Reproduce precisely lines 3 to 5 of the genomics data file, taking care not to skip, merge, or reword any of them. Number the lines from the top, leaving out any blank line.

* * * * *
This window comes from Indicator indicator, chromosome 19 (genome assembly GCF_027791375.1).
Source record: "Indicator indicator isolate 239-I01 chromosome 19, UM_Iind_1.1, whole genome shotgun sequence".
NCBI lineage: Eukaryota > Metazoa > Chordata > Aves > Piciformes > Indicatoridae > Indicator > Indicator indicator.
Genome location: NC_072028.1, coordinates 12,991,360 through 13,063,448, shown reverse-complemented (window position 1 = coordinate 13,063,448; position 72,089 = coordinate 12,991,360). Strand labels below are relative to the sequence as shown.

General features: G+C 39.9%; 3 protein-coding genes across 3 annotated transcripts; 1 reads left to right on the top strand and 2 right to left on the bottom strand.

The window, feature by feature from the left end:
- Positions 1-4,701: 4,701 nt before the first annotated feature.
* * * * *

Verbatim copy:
NCBI lineage: Eukaryota > Metazoa > Chordata > Aves > Piciformes > Indicatoridae > Indicator > Indicator indicator.
Genome location: NC_072028.1, coordinates 12,991,360 through 13,063,448, shown reverse-complemented (window position 1 = coordinate 13,063,448; position 72,089 = coordinate 12,991,360). Strand labels below are relative to the sequence as shown.

General features: G+C 39.9%; 3 protein-coding genes across 3 annotated transcripts; 1 reads left to right on the top strand and 2 right to left on the bottom strand.